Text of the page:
Lamia Boujnah Zribi, Former Minister of Finance: Interview

Lamia Boujnah Zribi, Former Minister of Finance

Interview: Lamia Boujnah Zribi

What will be the role of private investment in Tunisia’s economic recovery?

LAMIA BOUJNAH ZRIBI: Tunisia needs to be aiming for an investment rate of close to 30% of GDP if it is going to speed up the recovery of the economy. However, the government has little budgetary leeway to make investments in the development of the country. The government budget is already constrained by a high public-sector wage bill, debt service burden and subsidies. Thus, government spending will not be able to surpass TD5.5bn (€2.4bn).

Private investment, however, should represent at least 60% of total investment. Indeed, it must be the private sector that leads Tunisia’s economic recovery. To ensure that the government leads the way to recovery, it has undertaken reforms to make a business climate that is more suitable for private investment. Among these reforms are the 2016 investment law, the 2015 public-private partnership law, and other specific measures that the Ministry of Finance has submitted for the Parliament’s review. Private initiative is essential not only to investment but also to job creation. Tunisia suffers from an overall unemployment rate of about 15%, and 30% for university graduates. The challenge is to foster a sense of entrepreneurship among these graduates, and to change the perception that the public sector is the guarantor of employment.

How will Tunisia address its public sector wage bill?

ZRIBI: After the 2011 revolution, Tunisia adopted a policy aimed at helping the needy through public sector employment and salary increases. Nevertheless, the government fully recognises that the size of the current wage bill is unsustainable. In particular, it drastically reduces the government’s margin of manoeuvre in terms of making investments for development. The government’s goal is therefore to reduce the size of the wage bill from 14% to 12% of GDP by 2020.

Tunisia will work to implement measures aimed at promoting growth and better control of the wage bill through staff reductions. The government will reduce staff by not replacing retirees and abstaining from new recruitment. In addition, the government is in preliminary discussions with union leaders regarding the possibility of overtime and performance bonuses.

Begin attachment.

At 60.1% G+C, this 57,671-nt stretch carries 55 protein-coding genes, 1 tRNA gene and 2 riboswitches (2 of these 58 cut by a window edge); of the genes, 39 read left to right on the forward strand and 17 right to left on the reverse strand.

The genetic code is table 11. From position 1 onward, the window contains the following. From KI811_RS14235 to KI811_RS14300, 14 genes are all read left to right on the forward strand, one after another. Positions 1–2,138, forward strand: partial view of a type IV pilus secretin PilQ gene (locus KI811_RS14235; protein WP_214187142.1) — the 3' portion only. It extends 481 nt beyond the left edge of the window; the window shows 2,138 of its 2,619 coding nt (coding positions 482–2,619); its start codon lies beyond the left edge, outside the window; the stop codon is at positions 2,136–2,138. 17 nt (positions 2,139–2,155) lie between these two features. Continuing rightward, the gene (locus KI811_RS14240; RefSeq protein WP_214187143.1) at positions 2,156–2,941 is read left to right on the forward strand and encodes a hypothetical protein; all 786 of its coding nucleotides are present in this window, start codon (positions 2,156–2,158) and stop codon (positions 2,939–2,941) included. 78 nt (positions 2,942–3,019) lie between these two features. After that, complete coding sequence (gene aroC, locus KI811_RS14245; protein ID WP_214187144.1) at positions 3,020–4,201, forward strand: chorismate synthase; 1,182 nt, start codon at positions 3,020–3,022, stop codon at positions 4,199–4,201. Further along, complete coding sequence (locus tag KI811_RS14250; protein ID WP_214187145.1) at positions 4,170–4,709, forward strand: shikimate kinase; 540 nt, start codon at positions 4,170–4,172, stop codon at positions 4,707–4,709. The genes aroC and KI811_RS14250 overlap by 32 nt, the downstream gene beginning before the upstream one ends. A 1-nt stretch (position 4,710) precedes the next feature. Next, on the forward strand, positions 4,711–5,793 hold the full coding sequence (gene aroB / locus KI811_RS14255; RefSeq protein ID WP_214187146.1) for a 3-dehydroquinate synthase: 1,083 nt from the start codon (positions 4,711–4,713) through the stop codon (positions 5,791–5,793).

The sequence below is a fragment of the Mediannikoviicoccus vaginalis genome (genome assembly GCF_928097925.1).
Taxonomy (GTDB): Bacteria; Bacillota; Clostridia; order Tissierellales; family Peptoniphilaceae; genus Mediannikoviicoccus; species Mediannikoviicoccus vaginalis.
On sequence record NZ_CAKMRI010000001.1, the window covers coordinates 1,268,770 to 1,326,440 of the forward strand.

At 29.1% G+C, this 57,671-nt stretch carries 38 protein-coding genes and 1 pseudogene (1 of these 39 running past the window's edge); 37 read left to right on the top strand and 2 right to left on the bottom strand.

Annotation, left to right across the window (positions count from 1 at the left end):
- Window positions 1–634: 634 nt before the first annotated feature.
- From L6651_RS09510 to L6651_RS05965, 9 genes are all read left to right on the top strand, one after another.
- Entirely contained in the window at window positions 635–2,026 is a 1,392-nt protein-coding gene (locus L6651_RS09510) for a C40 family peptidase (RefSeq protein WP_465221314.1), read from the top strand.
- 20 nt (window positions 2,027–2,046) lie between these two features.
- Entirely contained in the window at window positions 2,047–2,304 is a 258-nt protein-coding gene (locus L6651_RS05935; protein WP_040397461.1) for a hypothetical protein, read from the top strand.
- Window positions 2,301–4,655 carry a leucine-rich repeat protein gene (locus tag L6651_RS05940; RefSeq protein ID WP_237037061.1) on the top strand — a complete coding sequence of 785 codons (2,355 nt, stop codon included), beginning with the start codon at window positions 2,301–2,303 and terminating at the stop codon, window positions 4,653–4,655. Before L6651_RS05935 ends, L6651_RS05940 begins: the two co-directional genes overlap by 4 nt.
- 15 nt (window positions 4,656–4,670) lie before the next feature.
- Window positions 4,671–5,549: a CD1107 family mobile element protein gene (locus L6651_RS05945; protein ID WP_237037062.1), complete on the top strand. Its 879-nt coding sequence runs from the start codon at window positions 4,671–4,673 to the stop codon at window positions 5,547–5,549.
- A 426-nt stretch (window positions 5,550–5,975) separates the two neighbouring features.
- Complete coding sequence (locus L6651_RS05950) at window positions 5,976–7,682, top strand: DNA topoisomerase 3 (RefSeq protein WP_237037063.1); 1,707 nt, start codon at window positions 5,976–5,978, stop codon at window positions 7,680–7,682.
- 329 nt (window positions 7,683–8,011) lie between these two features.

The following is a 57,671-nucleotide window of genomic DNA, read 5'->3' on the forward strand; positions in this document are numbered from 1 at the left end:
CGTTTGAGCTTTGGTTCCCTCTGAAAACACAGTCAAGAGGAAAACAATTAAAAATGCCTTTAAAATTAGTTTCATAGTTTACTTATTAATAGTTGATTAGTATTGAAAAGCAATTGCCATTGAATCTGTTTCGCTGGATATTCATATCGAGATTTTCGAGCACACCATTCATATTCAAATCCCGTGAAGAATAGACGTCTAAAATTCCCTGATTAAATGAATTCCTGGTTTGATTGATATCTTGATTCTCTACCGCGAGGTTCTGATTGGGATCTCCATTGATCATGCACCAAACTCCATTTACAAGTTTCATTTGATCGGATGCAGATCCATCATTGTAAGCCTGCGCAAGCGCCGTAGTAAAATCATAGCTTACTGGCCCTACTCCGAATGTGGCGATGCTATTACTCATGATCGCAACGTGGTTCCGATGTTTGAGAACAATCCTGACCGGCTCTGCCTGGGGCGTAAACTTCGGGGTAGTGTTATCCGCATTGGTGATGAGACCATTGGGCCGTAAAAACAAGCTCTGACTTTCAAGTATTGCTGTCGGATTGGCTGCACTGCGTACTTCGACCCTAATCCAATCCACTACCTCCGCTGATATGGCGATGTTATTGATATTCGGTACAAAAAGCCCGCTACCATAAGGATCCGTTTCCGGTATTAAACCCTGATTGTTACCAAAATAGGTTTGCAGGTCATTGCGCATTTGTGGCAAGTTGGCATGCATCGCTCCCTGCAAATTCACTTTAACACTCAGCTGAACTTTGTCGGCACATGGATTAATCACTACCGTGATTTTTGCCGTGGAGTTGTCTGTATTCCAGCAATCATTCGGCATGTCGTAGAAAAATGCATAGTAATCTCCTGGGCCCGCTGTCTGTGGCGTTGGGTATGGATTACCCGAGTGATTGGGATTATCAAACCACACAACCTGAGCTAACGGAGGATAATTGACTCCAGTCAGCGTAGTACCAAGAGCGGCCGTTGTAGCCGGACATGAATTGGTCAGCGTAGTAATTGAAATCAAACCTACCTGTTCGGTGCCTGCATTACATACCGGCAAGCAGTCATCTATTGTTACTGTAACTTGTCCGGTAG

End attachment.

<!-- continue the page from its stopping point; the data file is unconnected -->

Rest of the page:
How can tax reform stimulate investment and increase tax revenue at the same time?

ZRIBI: Creating a fiscal policy that both incentivises investment and increases tax revenue is difficult. However, making Tunisia’s tax policy more fair would make it easier to balance these objectives. Both companies and workers must share the burden of creating a more inclusive economy. Though the government is negotiating with unions to postpone salary increases, it is also negotiating with companies and the professional class so that they pay their fair share of taxes. All the economy’s stakeholders – from companies and blue-collar workers to professionals and so on – must come together in solidarity for the good of the country. The main objectives of the 2016 finance law were to stimulate investment, encourage entrepreneurship and foster job creation. However, it also aimed to make taxation fairer and reduce fiscal evasion.

To what degree will the government allow foreign investors to hold shares in Tunisian companies?

ZRIBI: The 2016 law granting financial advantages and the bill providing tax incentives aim to facilitate foreign investment. For example, the law allows foreign investors to hold over 49% of a Tunisian company’s capital, provided they receive approval from the Higher Council for Investment. Nevertheless, some sectors of the Tunisian economy will remain closed to foreign investment for now, notably agricultural real estate. However, once the government implements its shortterm priorities, it will discuss creating a negative list that only details the sectors that are closed to foreign investment, thereby facilitating foreign investment.

You have reached the limit of premium articles you can view for free. 

Choose from the options below to purchase print or digital editions of our Reports. You can also purchase a website subscription giving you unlimited access to all of our Reports online for 12 months.

If you have already purchased this Report or have a website subscription, please login to continue.

The Report: Tunisia 2017

Economy chapter from The Report: Tunisia 2017

Cover of The Report: Tunisia 2017

The Report

This article is from the Economy chapter of The Report: Tunisia 2017. Explore other chapters from this report.

Covid-19 Economic Impact Assessments

Stay updated on how some of the world’s most promising markets are being affected by the Covid-19 pandemic, and what actions governments and private businesses are taking to mitigate challenges and ensure their long-term growth story continues.

Register now and also receive a complimentary 2-month licence to the OBG Research Terminal.

Register Here×

Product successfully added to shopping cart